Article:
Alla was born and grew up in the Moscow region in Russia. When she was a teenager, her stepdad received a job in the Washington D.C. area, and her family moved to the United States, just as she was set to attend Moscow State University. Although her family moved away, she still attended the university, one of the oldest and most prestigious in Russia, and majored in philosophy. “I knew I was always good with languages and humanities,” she says. “Philosophy seemed like a good match.” She specialized in cultural studies, which would be close to American studies in anthropology. After graduation, she moved to the US to attend graduate school at The George Washington University, where she studied international policy.
Although she visited her family in the US on summer breaks and school holidays, when she moved to the US full time her biggest adjustment was to American social customs. “In Russia, as I’m sure you’ve heard, people don’t smile,” she says. “It takes an actual genuine connection with another person to smile at them, so it’s kind of interesting to see everybody smile at each other, like on the subway. Also, the way people make plans here, how everybody says, 'Let’s have drinks sometime,' it means you may never see that person again. It took years for me to realize this.”
Her introduction to immigration law began when an attorney in Northern Virginia hired her as an administrative assistant. Soon she was managing many family-based and asylum immigration cases as a paralegal, and found her calling. She says about the work: “It speaks to my personal experience. I know the process, I understand the people who are going through it.” Alla joined Daryanani Law Group in early 2017 after moving to New York City with her boyfriend (and cat, Fedya).
All of her family members are now naturalized citizens. She prepared her own naturalization application, and she and her mom had interviews on the same day and attended the same naturalization ceremony in 2012. “That was a great experience,” she says. Her immigration background helps her relate to clients, she says. “The most rewarding thing is to see the result of what you are doing. It’s magical to see people getting Green Cards, naturalizing, getting status, because of something that you did.”
What is your favorite word?
Somebody pointed out that the English word “possesses” has five s’s, and it stuck with me for some reason! I also like the Russian word “животрепещущий” (zhivotrepeshchushchiy, which means “vital, topical”) but I don’t think any native English speaker can pronounce it.
What is your least favorite word?
“Colonel,” because the pronunciation makes no sense! Also, “excetera” (not a real word, but a mispronunciation of “et cetera”).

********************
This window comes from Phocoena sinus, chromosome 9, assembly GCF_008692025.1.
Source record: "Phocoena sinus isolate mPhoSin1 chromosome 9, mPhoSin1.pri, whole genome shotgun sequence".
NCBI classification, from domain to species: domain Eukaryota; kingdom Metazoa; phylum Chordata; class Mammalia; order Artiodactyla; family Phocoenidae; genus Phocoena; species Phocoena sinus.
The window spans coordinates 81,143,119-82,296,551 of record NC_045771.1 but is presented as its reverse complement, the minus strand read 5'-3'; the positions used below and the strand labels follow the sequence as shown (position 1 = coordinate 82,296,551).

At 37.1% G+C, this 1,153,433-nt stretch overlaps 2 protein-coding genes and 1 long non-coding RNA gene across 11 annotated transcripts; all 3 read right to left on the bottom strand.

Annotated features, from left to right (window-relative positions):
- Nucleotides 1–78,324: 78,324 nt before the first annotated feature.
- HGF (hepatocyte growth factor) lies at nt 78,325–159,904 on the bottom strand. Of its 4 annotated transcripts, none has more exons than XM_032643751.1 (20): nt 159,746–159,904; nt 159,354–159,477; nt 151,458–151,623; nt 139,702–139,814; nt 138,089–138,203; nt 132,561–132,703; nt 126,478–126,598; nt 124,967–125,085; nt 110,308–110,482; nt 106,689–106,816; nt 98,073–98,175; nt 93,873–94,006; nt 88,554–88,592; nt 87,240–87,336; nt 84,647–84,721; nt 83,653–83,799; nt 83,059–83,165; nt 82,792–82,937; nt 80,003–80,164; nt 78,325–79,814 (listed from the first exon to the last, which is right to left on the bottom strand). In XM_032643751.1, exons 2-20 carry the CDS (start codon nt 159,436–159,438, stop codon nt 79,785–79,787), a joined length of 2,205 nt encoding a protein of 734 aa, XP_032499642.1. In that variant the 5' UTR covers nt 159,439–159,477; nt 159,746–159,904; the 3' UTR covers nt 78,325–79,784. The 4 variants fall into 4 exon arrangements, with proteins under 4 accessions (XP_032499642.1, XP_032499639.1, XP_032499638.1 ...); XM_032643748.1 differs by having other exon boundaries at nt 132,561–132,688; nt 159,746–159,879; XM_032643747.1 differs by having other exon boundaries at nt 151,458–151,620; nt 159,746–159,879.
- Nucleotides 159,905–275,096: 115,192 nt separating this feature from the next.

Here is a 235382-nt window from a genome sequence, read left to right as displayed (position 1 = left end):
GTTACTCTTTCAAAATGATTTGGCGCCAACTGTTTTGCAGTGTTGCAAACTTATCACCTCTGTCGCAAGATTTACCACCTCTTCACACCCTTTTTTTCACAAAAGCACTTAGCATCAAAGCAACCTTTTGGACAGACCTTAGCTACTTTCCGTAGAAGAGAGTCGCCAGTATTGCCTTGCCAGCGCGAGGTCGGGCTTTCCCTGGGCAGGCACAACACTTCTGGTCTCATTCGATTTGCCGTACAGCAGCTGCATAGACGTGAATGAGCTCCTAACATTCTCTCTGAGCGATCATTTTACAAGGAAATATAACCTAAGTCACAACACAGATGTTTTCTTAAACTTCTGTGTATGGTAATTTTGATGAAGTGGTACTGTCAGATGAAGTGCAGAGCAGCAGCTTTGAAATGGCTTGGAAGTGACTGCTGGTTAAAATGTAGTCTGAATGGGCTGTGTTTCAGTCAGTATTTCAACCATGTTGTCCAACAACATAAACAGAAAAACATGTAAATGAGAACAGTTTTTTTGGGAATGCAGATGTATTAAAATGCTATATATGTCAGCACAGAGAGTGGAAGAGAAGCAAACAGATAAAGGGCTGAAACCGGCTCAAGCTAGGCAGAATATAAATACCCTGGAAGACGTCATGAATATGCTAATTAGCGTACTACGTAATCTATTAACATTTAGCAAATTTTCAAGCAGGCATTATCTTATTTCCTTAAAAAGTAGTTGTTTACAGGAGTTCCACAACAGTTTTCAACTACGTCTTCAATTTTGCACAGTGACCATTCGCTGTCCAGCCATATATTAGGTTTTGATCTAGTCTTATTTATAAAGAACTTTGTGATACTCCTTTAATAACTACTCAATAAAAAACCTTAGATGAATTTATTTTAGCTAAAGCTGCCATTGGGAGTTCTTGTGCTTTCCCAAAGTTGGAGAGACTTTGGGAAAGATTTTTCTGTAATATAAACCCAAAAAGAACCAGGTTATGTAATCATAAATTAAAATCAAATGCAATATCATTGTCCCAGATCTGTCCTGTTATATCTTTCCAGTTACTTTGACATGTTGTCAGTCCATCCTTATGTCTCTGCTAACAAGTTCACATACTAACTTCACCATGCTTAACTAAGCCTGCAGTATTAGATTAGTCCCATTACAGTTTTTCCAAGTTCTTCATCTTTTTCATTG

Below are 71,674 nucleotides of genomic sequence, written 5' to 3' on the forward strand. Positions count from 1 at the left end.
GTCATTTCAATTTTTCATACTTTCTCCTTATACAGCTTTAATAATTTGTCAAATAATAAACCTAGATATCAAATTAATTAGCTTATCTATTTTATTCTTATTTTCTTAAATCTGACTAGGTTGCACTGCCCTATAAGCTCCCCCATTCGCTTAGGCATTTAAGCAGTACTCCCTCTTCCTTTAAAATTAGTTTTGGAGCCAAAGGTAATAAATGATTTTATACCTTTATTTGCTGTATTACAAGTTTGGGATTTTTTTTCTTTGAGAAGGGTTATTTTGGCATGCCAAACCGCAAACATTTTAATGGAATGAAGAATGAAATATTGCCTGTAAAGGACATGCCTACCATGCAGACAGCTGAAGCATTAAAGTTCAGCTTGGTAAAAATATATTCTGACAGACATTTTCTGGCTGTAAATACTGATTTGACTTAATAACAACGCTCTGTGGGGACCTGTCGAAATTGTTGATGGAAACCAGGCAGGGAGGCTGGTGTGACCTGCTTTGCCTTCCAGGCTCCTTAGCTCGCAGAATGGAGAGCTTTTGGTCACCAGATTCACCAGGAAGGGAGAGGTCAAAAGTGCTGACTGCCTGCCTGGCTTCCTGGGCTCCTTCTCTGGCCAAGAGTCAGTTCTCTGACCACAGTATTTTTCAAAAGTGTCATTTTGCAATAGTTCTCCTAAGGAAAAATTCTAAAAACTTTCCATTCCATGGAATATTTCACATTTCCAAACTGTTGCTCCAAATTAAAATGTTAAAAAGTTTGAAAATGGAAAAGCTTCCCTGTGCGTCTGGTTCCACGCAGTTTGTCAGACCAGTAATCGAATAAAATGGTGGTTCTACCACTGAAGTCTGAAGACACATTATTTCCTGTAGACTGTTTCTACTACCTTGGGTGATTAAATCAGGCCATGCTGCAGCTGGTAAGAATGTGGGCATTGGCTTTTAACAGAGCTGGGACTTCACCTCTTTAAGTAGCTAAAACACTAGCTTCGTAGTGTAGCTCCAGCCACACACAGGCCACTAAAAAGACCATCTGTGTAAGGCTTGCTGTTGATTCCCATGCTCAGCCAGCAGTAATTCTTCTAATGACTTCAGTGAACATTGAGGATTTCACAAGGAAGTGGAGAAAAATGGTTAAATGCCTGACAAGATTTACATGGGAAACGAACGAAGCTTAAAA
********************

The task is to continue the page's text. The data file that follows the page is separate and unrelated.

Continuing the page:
What is your favorite curse word?
Probably the Russian word “blin” (pronounced bleen), which means “pancake,” but is also used to express displeasure with something (similar to “damn” or “shoot” in English). It’s an added bonus to see the surprise on people’s faces when I explain the meaning of the word.
What sound or noise do you love?
Waves on the beach, birds chirping, my cat purring.
What sound or noise do you hate?
Tires screeching, loud car honks, sirens.
What profession other than your own would you like to attempt?
Linguist, journalist, or detective.
What is your idea of happiness?
Traveling, seeing new places, experiencing new things.
What is your idea of misery?
If not yourself, who would you be?
Someone rich, but not famous. Like an inventor of something hugely important, but not someone who’s in the public eye every day.
Where would you like to live?
I really liked Northern Virginia/DC area, so maybe I’ll go back eventually. Or on a beach or in the mountains somewhere!
Who are your favorite authors?
Russian writers Anton Chekhov and Sergei Dovlatov (the latter actually emigrated from the Soviet Union to New York City in 1979). They both have great depth as well as a sense of humor to their stories.
What is your favorite film?
Too many to count!
Who are your favorite heroes in fiction?
As a kid, I was obsessed with Sherlock Holmes.
For what fault have you most toleration?
Impatience, since that’s a fault I have myself.
What do you consider to be the greatest invention?
Where do you feel most at home?
Anywhere with my cat and an Internet connection.
What do you most like about the age we live in?
The easy availability of information.
Whatʼs the best advice youʼve been given?
From my mom in middle school: “Don’t worry about other people judging you. They are too worried about their own lives to care.”
What is the biggest risk youʼve ever taken?
Moving to New York.
If you could wish for one change in the world what would it be?
No more corruption. I think that would fix a whole bunch of problems.